We have had the opportunity to use Stacy several times. Each time she was examining and treating our animals, I was impressed with her quietness working with the horses and her steady flow of knowledgeable information.
Ginger Ferguson
Ferguson Horse Ranch
Feeding horses on the ground - An article by Stacy Elliot

During The winter months most horses get to have a vacation from being ridden or being put to work. It seems that come spring they are put back to work and usually take a bit of conditioning to get their bodies back on track. Depending on the type of discipline the horse partakes different muscles may show soreness.

An easy way to keep your horses back muscles stretched is by feeding your horse at ground level, this is especially easy when your horse is feed square bales. Feeding your horse from elevated feeders is no help to the back or digestive system as horses move while eating it signals the digestive system to do its job. Some horses even like to paw while they eat and this helps build the flexor and extensor muscles on the front legs. Feeding on the ground will help the Longest Dorsal muscle that extends the back and neck, and many other back muscles as well as the oblique muscles. When your horse becomes stiff in the back he may also become stiff in the neck due to all the muscle attachments in the cervical vertebrae. Keeping these muscles loose is especially nice if your horse is rode in frame/dressage or does a lot of arena work come spring.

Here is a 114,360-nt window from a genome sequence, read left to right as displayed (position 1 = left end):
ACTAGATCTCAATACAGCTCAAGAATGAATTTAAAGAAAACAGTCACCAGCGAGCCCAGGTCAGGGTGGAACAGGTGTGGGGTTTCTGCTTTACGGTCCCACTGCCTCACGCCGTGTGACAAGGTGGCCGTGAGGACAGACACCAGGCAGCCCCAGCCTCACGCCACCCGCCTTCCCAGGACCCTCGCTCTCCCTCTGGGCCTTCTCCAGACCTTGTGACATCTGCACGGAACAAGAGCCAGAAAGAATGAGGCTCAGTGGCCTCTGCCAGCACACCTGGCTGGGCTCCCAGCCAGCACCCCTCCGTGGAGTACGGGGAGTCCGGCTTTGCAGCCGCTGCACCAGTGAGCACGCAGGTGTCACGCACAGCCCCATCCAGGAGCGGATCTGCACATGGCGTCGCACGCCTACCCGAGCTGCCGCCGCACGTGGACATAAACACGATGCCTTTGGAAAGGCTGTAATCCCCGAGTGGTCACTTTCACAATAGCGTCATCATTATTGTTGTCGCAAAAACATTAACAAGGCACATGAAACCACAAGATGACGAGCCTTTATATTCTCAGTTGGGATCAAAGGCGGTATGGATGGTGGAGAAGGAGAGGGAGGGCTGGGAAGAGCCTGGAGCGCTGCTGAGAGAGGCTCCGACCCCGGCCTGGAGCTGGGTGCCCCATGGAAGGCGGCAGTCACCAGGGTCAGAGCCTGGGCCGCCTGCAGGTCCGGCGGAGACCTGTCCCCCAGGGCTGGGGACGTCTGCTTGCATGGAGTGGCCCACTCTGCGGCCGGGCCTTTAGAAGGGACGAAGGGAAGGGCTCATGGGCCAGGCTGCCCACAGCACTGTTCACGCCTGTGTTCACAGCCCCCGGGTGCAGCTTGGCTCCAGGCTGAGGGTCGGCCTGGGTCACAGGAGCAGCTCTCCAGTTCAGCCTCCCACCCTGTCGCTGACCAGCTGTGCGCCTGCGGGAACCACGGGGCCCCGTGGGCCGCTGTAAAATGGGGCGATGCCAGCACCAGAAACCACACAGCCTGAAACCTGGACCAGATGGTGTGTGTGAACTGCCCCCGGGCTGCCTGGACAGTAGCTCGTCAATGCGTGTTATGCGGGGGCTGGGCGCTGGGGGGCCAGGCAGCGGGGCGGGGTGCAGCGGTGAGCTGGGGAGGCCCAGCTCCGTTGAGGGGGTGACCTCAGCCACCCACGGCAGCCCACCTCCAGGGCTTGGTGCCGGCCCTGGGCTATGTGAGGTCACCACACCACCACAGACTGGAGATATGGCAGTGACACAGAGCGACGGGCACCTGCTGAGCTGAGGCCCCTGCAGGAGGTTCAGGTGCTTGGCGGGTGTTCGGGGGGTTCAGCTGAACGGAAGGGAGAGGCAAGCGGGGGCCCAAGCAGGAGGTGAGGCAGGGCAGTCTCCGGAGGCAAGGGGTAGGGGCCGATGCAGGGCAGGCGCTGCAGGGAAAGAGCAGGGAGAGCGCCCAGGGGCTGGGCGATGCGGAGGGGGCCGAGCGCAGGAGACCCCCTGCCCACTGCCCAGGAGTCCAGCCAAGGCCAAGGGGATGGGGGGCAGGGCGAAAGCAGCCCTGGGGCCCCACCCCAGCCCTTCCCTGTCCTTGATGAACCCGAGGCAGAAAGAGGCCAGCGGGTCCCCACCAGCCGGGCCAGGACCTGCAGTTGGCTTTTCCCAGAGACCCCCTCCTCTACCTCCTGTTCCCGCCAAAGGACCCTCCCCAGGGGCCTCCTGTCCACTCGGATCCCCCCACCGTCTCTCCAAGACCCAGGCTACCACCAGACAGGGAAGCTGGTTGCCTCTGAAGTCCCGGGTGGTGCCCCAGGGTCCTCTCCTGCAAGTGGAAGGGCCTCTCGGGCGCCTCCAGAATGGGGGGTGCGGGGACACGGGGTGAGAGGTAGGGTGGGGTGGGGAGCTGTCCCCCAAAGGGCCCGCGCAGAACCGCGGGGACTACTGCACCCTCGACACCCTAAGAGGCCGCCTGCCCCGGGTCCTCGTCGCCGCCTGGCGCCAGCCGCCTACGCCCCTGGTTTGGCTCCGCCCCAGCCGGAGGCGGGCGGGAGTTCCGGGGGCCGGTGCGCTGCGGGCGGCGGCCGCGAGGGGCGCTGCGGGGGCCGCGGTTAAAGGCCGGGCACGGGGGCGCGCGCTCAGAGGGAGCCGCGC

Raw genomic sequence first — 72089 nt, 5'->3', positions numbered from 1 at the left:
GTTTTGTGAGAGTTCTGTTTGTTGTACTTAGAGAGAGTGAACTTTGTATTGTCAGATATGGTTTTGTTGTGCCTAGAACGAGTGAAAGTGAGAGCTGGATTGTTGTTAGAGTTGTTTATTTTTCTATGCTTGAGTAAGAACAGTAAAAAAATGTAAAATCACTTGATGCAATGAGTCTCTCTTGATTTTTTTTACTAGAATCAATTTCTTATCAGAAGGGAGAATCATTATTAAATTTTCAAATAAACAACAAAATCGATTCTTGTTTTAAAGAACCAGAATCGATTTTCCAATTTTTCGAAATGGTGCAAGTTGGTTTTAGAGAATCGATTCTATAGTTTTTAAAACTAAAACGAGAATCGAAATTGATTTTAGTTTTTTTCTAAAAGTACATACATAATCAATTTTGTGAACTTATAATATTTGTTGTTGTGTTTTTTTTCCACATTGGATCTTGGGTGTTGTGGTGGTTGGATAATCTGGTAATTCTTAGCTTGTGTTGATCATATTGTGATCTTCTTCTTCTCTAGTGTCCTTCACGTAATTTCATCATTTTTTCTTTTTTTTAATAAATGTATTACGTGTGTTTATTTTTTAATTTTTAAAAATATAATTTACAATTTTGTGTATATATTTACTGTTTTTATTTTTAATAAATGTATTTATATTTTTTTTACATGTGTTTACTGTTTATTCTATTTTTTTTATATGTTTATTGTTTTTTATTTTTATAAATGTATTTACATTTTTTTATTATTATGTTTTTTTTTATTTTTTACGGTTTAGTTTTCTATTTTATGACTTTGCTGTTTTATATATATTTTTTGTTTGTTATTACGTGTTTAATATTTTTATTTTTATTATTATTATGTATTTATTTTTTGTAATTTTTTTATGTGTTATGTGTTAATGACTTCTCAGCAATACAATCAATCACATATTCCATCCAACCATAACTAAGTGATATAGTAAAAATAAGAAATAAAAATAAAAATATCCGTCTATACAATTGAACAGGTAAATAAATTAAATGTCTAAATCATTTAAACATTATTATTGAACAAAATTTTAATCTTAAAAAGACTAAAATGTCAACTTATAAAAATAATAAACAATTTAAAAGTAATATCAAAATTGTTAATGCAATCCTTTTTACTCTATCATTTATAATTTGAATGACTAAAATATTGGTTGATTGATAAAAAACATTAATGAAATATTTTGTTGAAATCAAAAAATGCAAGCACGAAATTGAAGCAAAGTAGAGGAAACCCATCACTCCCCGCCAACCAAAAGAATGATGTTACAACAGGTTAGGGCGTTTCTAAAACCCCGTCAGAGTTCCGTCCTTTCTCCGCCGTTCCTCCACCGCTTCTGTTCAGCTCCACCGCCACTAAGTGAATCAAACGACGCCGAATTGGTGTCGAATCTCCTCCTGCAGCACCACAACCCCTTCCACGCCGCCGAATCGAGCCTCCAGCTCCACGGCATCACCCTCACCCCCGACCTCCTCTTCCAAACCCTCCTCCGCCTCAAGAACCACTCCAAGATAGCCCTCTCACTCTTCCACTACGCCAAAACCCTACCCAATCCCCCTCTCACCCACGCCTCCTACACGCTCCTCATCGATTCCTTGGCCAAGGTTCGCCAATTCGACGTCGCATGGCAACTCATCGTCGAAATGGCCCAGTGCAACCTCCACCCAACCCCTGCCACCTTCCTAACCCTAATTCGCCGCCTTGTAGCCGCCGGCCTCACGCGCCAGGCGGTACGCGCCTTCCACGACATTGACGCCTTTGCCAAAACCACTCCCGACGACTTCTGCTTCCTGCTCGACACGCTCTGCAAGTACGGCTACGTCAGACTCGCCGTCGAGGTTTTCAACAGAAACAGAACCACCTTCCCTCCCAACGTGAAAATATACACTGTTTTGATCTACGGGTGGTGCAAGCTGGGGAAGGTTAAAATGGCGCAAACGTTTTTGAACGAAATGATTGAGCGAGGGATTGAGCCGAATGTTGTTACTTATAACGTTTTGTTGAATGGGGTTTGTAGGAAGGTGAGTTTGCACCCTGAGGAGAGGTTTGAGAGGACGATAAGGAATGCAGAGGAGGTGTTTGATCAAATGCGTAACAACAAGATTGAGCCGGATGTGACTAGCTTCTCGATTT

A good exercise to help your horse remember how to use his back muscles is by running a blunt edge under the midline of his stomach, like a the handle of a hoof pick. You can start just behind the front legs and apply pressure as your drawing it to the pelvis area. Look at your horses top line [top of the back] you want to see him lift his back slightly. It may only be ever so slight at first and gradually get more obvious that your horse is in fact trying to work these muscles. Keeping these muscles strengthened will also help keep your horse from developing a sway back. Keep your horse’s top line in top condition to achieve maximum Wild Horse Power